New Cartel Suspicions Secret Price Fixing Among German Carmakers

After numerous scandals in recent years, the German automobile industry is facing scrutiny yet again. This time, VW, Daimler, BMW and Bosch are believed to have colluded on steel price fixing.

German investigators suspect steel price fixing.
SIMON PRADES/DER SPIEGEL

German investigators suspect steel price fixing.


June 23, 2016, a Thursday, was an unusually hot day. In Stuttgart, Munich and Wolfsburg, temperatures climbed to 30 degrees Celsius (86 degrees Fahrenheit), and some of the men seeking access to the offices of board members and other executives at Daimler, Bosch, BMW and VW wore T-shirts. They didn't have an appointment, but they were equipped with warrants issued by the district court in Bonn - warrants that provided them with authorization to search the power centers of the German automobile industry and its most important suppliers.

The men and women from the Federal Criminal Police Office (BKA) and various state offices of criminal investigation were searching for evidence of the existence of a cartel. The Federal Cartel Office suspects that major carmakers and a few of their suppliers have been fixing prices for years, and possibly even decades. It's not the prices at which the companies sell their cars or car parts that is at issue, but rather a significant component of the prices they pay for steel.

"The aim of the suspected collusion," the court ruling that granted the search warrants read, was to "unify the purchasing price for steel in the automobile industry and, by doing so, create a commonality of costs." The Federal Cartel Office believes that the alleged collusion existed back in the 1990s and that "it existed again from March 2007 until February 2013." Investigators have also found indications there may have been collusion in 2016.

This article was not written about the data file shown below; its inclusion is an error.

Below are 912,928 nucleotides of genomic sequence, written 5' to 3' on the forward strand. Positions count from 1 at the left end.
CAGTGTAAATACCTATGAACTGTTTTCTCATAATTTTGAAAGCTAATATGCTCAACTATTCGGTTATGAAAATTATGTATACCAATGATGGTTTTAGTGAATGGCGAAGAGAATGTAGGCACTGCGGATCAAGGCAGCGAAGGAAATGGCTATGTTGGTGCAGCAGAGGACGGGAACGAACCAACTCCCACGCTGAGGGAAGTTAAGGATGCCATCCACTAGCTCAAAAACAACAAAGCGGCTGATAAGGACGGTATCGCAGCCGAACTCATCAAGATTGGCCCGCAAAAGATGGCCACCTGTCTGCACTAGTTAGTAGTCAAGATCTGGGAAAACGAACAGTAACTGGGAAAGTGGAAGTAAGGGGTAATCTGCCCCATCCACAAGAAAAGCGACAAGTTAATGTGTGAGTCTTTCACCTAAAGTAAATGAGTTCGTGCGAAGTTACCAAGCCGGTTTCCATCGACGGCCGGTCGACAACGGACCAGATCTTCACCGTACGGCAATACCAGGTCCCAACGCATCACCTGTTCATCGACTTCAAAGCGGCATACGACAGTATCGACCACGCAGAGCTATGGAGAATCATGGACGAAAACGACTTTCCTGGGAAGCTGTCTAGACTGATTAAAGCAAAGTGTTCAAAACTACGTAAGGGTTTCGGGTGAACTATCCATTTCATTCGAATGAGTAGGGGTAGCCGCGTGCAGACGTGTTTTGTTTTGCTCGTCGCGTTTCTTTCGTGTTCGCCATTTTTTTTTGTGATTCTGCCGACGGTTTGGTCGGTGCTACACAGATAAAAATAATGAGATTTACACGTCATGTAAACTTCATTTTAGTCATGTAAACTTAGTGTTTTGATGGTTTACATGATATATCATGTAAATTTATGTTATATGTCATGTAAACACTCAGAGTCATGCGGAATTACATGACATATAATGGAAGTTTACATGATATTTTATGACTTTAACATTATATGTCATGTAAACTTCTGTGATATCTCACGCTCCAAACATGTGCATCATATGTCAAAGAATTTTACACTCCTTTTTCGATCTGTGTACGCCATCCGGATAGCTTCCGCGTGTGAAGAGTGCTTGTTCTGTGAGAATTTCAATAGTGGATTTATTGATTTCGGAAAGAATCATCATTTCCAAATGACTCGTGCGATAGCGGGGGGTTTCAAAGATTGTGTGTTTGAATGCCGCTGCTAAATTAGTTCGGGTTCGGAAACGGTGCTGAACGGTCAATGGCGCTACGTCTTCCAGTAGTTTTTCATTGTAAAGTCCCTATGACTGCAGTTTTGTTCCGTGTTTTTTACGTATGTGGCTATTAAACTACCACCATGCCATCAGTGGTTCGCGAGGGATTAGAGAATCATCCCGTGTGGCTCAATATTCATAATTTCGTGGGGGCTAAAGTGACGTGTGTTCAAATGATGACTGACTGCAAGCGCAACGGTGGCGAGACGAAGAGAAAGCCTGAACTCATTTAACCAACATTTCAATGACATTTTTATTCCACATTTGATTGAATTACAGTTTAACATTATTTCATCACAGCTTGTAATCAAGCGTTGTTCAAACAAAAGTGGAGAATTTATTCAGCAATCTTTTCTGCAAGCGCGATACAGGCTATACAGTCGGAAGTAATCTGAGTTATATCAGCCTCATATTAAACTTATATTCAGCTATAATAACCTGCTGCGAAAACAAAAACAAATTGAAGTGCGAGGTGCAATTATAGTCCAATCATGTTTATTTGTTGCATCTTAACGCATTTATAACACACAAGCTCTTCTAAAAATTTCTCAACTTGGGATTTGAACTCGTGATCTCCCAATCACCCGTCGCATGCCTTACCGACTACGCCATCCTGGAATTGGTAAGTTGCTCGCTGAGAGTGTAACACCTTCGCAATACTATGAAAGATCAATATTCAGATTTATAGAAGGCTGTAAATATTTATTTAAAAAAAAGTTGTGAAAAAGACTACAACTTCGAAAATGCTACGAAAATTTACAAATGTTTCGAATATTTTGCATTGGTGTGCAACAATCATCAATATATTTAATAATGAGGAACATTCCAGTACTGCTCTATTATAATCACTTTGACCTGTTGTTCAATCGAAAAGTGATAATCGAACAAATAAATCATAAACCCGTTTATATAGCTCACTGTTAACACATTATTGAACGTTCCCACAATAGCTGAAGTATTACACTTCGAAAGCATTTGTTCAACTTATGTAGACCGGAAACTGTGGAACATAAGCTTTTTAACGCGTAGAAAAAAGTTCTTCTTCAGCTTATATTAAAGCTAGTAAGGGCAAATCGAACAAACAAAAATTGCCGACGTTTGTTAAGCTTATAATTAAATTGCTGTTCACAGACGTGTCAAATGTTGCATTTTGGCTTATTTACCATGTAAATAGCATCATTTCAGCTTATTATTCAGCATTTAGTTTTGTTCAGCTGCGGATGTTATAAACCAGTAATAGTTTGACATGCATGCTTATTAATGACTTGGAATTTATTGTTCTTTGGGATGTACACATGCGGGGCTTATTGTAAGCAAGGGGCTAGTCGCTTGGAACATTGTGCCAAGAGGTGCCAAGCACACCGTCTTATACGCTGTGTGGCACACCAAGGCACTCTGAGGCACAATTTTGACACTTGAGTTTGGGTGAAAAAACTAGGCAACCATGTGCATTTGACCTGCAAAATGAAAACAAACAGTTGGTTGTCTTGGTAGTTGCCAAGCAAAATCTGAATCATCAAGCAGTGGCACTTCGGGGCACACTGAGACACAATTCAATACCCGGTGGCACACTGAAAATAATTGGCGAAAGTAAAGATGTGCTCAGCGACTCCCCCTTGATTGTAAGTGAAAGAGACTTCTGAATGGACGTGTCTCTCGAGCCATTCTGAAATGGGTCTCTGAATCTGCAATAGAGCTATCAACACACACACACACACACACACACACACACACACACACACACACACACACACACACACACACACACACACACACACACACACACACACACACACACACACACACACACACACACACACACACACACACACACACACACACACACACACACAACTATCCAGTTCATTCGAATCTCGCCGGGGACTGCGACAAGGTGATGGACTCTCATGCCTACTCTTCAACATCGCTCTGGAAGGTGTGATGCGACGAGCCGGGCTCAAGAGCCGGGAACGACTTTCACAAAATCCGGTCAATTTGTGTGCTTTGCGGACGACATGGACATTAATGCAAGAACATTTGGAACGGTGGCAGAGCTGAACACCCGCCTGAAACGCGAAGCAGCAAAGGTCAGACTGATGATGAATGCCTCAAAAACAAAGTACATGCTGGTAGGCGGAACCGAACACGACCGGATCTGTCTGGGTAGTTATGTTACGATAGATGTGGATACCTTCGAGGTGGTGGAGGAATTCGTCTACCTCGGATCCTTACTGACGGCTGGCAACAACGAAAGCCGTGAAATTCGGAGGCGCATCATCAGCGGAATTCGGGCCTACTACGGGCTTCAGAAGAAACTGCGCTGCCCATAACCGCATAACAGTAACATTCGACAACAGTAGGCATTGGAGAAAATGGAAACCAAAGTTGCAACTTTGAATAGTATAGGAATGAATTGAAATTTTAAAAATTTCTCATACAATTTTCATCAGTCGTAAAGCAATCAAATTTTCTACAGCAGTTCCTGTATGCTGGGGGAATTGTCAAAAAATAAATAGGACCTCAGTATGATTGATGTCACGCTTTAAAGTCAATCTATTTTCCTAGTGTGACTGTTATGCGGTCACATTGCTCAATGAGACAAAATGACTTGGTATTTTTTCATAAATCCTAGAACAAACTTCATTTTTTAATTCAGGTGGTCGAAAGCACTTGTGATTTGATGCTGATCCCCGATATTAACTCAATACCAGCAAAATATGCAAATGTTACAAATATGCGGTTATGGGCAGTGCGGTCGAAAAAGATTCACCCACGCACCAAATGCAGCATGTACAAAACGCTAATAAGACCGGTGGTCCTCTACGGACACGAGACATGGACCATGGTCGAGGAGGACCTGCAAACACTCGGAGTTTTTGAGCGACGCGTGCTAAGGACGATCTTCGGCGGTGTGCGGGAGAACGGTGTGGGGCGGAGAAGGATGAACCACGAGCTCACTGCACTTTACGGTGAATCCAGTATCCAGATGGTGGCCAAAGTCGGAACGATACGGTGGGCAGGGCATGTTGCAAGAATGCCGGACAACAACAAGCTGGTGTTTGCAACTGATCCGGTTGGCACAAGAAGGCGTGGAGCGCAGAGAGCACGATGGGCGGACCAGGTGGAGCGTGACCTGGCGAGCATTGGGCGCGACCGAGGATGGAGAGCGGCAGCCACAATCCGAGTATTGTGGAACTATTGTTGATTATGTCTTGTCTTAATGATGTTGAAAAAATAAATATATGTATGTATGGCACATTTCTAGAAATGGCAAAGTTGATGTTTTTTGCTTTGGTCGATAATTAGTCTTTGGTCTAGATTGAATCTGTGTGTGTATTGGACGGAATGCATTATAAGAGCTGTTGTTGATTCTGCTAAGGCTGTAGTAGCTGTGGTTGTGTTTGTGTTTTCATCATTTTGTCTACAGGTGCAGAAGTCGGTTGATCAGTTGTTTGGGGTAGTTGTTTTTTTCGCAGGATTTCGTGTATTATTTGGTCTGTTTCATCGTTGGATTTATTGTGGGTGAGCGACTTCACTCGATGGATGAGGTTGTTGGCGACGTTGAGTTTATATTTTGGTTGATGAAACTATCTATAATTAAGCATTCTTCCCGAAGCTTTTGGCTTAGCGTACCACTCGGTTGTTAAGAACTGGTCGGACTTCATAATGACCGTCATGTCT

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Collusion of that nature is the antithesis of competition. It means that VW, Daimler and BMW were no longer competing to buy steel cheaper than their rivals and passing their savings down to customers - as is normally the case in a functioning market economy. And steel is one of the most important supplies purchased by carmakers.

The nationwide searches didn't remain secret, with the media quickly reporting on them. But until now, the background and details of the raids have remained largely unknown, the case having been overshadowed by a European Commission investigation into another case that also involves the automobile industry - a case that DER SPIEGEL exposed last summer. That case was triggered when Daimler and Volkswagen essentially admitted wrongdoing, and since then the Brussels authority has been looking into suspicions that the companies engaged in collusion for several years with BMW, Porsche and Audi, in the form of more than 60 working groups covering areas such as technological development, suppliers and how to deal with environmental protection authorities.

The companies had created working groups for almost every part of a vehicle. They existed for "gasoline engines," "diesel engines," "car body," "chassis," "total vehicle" and many more areas. With five brands involved -- Daimler, BMW, Audi, Porsche and VW -- the groups were referred to internally as "groups of five." All together, they met more than 1,000 times in past years.

Playing Down the Scandal

When the activities of the "automobile syndicate" became public following DER SPIEGEL's report, shareholders responded swiftly. Fearing steep fines, they unloaded their shares in the carmakers. Within the course of just a few days, several billion euros were shed from the market capitalizations of Daimler, VW and BMW.